penetrance


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Related to penetrance: expressivity, Incomplete penetrance

penetrance

 [pen´ĕ-trans]
the frequency with which a heritable trait is manifested by individuals carrying the principal gene or genes conditioning it.

pen·e·trance

(pen'ĕ-trans),
The frequency, expressed as a fraction or percentage, of people who are phenotypically affected, among those of an appropriate genotype (i.e., homozygous or hemizygous for recessives, heterozygous or hemizygous for dominants); for an autosomal dominant disorder, if only a proportion of people carrying the mutant allele display the abnormal phenotype, the trait is said to show incomplete penetrance. If all with the mutant allele show the abnormal phenotype, the trait is said to have complete or full penetrance. See: penetration.

penetrance

(pĕn′ĭ-trəns)
n.
The frequency, under given environmental conditions, with which a specific phenotype is expressed by those individuals with a specific genotype.

penetrance

Penetration The disruption of a surface, as in penetrating–eg, gunshot wounds, hospital-acquired penetration contact due to infected 'sharps', or forcible penetration in rape

pen·e·trance

(pen'ĕ-trăns)
The frequency, expressed as a fraction or percentage, of people who are phenotypically affected, among people of an appropriate genotype; factors affecting expression may be environmental, or due to purely random variation; contrasted with hypostasis where the condition has a genetic origin and therefore tends to cause correlation in relatives.

penetrance

The frequency with which a GENE manifests its effect. Failure to do so may result from the modifying effect of other genes or from environmental influences. A single hereditable dominant or recessive characteristic is either penetrant or not. Penetrance is measured as the proportion of individuals in a population with a particular genotype who show the corresponding PHENOTYPE.

penetrance

the percentage of individuals with a particular GENOTYPE that display the genotype in the PHENOTYPE. For example, a dominant gene for baldness is 100% penetrant in males and 0% penetrant in most females, because the gene requires high levels of the male hormone for expression, an example of SEX LIMITATION. Once a gene shows penetrance it may show a range of EXPRESSIVITY of phenotype.

penetrance 

The frequency with which the characteristics transmitted by a gene appear in individuals possessing it. Penetrance is represented as the ratio of individuals who carry the gene and express its effects, over the total number of carriers of the gene in a population. Few of the genes in the genome show a high penetrance because environmental factors play a role in development. Examples: familial exudative vitreoretinopathy and neurofibromatosis (type 1 and type 2), which are both inherited as autosomal dominant, have 100% penetrance; about 90% of the children who carry the retinoblastoma gene develop the disease while the gene remains non-penetrant in the remaining 10% of the children. See expressivity; familial exudative vitreoretinopathy.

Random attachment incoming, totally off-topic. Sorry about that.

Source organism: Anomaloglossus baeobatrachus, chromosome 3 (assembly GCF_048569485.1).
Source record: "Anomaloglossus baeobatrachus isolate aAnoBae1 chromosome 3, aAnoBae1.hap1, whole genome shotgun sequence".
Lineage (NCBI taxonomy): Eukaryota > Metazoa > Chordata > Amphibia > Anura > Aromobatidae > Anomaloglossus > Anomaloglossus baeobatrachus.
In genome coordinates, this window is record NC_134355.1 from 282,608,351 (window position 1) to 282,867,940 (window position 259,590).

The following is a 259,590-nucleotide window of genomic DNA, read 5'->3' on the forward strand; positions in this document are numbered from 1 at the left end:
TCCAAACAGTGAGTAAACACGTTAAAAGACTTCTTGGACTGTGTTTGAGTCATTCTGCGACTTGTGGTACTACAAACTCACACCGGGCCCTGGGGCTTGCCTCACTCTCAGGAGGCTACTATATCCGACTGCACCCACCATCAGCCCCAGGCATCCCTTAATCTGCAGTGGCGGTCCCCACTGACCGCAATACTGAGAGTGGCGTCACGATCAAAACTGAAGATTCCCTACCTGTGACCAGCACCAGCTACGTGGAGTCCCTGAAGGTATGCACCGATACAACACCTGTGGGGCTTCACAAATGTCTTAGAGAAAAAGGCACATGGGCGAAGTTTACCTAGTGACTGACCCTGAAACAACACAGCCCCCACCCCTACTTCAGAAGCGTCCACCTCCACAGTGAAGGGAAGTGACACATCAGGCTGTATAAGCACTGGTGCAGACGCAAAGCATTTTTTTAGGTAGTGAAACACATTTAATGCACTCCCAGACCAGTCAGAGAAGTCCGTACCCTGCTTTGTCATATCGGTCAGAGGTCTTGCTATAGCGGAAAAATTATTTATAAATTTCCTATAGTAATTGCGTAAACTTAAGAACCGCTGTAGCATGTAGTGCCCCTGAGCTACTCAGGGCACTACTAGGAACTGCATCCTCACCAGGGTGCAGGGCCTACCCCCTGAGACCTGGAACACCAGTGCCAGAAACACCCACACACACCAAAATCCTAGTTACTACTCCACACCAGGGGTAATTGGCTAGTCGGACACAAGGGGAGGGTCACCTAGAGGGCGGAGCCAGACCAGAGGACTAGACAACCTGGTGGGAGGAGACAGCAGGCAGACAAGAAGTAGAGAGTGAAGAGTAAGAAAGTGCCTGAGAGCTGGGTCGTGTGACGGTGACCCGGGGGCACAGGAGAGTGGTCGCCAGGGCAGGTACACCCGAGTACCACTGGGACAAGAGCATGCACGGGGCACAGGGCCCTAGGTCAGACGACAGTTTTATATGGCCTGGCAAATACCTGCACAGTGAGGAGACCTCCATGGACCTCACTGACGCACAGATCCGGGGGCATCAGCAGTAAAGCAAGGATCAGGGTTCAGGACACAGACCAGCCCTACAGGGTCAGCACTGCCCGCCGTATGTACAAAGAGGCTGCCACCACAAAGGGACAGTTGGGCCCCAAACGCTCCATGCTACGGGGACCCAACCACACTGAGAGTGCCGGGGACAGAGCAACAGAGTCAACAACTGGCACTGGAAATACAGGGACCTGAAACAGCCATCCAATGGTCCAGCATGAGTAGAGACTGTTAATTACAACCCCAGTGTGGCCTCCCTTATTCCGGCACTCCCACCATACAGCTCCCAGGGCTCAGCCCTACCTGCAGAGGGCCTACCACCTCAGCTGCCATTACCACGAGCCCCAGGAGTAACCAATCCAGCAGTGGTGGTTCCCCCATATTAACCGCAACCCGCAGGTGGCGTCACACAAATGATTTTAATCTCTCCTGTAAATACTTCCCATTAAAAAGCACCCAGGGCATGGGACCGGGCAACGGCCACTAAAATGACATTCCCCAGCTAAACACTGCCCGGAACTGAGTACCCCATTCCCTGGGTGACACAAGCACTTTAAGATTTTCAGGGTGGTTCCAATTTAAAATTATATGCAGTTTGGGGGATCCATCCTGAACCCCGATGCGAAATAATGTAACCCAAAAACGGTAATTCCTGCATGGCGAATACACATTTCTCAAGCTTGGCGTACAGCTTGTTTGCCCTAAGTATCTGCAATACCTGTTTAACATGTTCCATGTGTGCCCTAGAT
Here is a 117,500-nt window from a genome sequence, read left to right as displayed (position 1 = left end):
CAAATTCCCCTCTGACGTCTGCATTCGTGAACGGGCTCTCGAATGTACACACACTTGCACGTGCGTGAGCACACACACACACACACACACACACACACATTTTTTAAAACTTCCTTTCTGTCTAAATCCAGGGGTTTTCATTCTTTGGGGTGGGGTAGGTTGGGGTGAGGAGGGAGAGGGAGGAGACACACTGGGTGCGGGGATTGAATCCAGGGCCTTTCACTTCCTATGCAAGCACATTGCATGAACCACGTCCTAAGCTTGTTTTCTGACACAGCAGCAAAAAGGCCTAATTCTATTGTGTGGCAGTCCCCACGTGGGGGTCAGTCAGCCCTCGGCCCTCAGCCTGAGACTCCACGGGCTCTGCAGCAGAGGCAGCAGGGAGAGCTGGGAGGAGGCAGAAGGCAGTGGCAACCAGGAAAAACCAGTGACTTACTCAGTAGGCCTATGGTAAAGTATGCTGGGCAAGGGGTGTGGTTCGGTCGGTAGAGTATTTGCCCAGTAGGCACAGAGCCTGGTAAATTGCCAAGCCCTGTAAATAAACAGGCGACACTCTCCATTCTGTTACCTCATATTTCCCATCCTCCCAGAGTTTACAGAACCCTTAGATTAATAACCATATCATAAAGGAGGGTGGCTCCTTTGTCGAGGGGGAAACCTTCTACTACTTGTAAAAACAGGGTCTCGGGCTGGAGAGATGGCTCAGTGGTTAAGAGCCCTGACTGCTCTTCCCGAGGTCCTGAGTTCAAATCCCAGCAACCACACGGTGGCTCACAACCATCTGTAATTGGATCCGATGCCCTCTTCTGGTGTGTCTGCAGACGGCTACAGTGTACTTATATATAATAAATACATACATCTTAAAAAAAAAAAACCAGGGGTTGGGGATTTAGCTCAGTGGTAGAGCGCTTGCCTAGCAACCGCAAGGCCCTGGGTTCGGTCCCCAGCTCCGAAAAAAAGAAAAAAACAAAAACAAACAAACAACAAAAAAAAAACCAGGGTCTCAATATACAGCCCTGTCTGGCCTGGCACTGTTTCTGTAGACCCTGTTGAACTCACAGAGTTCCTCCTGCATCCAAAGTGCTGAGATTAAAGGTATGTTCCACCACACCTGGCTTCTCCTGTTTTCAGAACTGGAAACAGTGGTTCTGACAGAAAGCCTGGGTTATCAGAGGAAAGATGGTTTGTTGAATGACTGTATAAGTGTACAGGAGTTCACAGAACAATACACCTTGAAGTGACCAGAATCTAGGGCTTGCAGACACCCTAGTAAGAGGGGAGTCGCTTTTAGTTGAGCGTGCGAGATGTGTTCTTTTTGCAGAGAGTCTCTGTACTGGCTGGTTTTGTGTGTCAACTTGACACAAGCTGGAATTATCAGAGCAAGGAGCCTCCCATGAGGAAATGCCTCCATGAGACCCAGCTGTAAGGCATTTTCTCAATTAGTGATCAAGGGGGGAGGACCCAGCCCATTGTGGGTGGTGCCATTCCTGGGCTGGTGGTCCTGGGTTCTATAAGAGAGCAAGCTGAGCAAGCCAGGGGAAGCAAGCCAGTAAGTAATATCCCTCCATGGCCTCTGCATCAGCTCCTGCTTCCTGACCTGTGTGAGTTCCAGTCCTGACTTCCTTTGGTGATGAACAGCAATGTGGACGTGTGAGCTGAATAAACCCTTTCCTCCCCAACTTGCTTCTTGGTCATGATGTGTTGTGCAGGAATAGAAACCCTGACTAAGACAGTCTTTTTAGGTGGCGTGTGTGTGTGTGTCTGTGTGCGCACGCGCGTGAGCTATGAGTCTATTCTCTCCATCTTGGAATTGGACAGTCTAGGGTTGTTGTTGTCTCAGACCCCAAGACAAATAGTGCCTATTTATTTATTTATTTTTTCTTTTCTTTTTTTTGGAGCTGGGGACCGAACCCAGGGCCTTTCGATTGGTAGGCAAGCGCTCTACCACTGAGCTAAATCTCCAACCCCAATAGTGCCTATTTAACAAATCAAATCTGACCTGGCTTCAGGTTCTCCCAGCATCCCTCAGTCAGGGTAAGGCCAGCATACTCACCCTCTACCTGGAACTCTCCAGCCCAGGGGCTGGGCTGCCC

References in periodicals archive ?
Microduplication 22811.2: a benign polymorphism or a syndrome with a very large clinical variability and reduced penetrance? Report of two families.
To determine cutoff [T.sub.m]s between allele classes, we plotted ROC curves by using the sizes of the CAG repeats (obtained by GeneScan analysis) and the [T.sub.m]s of the respective PCR products (obtained by PCR-MCA) as the test variables and using allele class (normal, intermediate, expanded with incomplete penetrance, or expanded with complete penetrance) as the classification variable.
Growing evidence supports the idea that more TG repeats increase the penetrance of the 5T allele as disease-causing mutation.
(6) Penetrance in familial cases also increases with age.
Hawkins said his literature review showed that "the penetrance of treatment of hypertension is what correlates to kidney disease, not the actual prevalence of hypertension in the population."
(1) The syndrome is characterized by complete penetrance but variable expressivity.
These findings suggest that "nongenetic factors may significantly influence the penetrance even of high-penetrance mutations," said Dr.
The inheritance pattern is autosomal-dominant, with incomplete expressivity and variable penetrance. Malignant lesions have also been reported, and they tend to be locally infiltrative.
Metropolitan areas were classified as high managed care market share if more than 30% of residents with health insurance belonged to a managed care plan or as areas of low managed care market share if penetrance was less than 10%.
This may also be explained by a germline mutation in a parent or autosomal dominant disease with reduced penetrance. The interpretation of the family histories may be further complicated by non-penetrance, age-related penetrance and variable expressivity, which may be features of familial DCM and appeared to be evident in the family pedigrees analysed.